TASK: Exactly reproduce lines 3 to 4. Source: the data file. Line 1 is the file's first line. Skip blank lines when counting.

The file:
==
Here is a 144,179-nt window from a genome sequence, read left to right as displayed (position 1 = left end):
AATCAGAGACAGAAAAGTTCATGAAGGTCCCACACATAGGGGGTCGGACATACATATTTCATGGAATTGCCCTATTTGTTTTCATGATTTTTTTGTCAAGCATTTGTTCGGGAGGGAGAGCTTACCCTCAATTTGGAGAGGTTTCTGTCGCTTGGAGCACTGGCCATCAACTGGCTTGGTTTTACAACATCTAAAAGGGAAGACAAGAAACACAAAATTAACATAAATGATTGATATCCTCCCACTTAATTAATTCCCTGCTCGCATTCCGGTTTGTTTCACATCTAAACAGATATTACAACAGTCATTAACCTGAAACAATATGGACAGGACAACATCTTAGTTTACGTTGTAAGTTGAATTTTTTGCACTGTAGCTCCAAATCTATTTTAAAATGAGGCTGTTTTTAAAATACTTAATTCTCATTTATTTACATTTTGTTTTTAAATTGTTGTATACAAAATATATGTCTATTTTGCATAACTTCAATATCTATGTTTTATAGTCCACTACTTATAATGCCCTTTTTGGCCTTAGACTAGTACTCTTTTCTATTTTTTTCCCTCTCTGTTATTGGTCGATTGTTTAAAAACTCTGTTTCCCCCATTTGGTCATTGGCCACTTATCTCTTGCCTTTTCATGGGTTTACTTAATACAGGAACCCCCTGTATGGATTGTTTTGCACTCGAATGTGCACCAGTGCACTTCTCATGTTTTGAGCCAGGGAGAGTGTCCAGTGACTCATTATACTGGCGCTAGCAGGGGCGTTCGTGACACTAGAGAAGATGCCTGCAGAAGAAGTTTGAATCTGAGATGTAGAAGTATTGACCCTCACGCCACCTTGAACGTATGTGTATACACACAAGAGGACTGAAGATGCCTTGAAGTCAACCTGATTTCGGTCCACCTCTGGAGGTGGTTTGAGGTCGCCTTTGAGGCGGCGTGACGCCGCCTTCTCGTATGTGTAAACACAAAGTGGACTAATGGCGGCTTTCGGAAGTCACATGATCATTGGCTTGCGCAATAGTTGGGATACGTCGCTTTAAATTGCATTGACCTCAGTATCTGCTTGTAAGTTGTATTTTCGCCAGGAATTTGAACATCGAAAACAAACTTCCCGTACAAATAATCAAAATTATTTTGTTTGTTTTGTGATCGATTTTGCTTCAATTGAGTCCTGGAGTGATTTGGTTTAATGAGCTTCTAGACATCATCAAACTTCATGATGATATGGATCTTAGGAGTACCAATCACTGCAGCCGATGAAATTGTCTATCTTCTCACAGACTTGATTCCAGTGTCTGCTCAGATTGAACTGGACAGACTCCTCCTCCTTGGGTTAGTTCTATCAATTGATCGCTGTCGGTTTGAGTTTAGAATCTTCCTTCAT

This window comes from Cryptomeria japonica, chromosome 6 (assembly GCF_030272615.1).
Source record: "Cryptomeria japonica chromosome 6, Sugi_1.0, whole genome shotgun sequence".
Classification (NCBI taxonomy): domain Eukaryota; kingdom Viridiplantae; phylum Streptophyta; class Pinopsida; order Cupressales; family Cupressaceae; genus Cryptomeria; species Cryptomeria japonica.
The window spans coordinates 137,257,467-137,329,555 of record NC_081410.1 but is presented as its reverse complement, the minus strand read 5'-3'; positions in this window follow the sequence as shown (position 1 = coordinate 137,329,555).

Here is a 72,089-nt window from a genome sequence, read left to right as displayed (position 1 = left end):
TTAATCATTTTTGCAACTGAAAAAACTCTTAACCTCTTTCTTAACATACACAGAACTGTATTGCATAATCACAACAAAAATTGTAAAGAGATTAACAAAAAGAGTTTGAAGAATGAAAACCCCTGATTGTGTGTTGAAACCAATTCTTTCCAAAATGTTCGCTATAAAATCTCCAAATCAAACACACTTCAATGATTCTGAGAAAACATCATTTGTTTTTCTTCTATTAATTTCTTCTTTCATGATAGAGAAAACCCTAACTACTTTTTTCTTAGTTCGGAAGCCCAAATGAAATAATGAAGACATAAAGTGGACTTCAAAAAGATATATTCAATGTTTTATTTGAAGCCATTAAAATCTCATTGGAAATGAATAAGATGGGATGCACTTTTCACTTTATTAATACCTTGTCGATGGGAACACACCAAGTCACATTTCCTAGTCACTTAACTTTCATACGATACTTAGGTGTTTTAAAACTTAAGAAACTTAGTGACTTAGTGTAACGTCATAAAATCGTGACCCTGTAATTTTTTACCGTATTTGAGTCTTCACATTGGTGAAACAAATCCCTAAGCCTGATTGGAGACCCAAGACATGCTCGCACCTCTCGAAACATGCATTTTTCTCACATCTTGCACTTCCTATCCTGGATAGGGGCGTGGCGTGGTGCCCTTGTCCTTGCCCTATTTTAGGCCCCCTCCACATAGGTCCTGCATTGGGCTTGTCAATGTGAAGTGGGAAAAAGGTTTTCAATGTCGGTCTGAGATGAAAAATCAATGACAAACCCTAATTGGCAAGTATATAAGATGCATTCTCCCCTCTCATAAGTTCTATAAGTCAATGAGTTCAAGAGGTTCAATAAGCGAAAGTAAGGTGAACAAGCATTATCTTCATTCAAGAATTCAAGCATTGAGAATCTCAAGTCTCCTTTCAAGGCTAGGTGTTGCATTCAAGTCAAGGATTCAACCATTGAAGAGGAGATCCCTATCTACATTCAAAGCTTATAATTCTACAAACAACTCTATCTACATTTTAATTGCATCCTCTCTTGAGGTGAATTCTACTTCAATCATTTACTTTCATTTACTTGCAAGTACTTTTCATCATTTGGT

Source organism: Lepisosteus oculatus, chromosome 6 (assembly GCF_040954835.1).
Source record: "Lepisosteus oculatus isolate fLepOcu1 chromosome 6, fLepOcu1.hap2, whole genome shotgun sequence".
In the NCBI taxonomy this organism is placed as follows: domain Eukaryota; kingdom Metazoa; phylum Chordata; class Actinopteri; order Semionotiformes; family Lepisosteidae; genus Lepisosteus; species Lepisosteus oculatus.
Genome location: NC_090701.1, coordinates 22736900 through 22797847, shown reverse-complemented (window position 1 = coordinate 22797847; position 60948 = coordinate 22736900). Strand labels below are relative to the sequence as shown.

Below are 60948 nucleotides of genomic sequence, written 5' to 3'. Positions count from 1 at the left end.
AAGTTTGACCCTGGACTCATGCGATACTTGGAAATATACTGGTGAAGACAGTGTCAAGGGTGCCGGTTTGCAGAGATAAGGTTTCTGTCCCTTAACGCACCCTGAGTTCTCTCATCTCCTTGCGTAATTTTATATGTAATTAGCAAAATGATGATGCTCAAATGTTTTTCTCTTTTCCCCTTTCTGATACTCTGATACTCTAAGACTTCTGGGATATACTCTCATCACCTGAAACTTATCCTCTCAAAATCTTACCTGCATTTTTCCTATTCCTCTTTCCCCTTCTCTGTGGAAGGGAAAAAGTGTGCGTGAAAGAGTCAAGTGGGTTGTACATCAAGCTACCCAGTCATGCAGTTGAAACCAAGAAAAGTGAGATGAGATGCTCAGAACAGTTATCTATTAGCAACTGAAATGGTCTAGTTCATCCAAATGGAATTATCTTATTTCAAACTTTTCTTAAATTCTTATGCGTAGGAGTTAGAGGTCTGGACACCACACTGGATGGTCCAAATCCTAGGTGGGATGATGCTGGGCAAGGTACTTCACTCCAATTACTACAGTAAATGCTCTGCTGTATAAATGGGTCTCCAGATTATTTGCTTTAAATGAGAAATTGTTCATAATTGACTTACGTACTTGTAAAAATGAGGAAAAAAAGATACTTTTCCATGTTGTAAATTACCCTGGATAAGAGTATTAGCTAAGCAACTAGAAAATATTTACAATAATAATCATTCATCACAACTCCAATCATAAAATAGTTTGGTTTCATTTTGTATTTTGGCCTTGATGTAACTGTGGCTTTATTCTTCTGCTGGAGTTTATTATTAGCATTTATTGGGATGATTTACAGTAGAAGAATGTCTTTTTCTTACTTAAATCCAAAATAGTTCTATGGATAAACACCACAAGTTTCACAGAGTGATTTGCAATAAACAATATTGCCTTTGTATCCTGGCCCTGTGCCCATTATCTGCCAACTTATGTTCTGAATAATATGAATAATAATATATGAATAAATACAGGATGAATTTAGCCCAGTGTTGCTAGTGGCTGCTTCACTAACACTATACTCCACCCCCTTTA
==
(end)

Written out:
This window comes from Cryptomeria japonica, chromosome 6 (assembly GCF_030272615.1).
Source record: "Cryptomeria japonica chromosome 6, Sugi_1.0, whole genome shotgun sequence".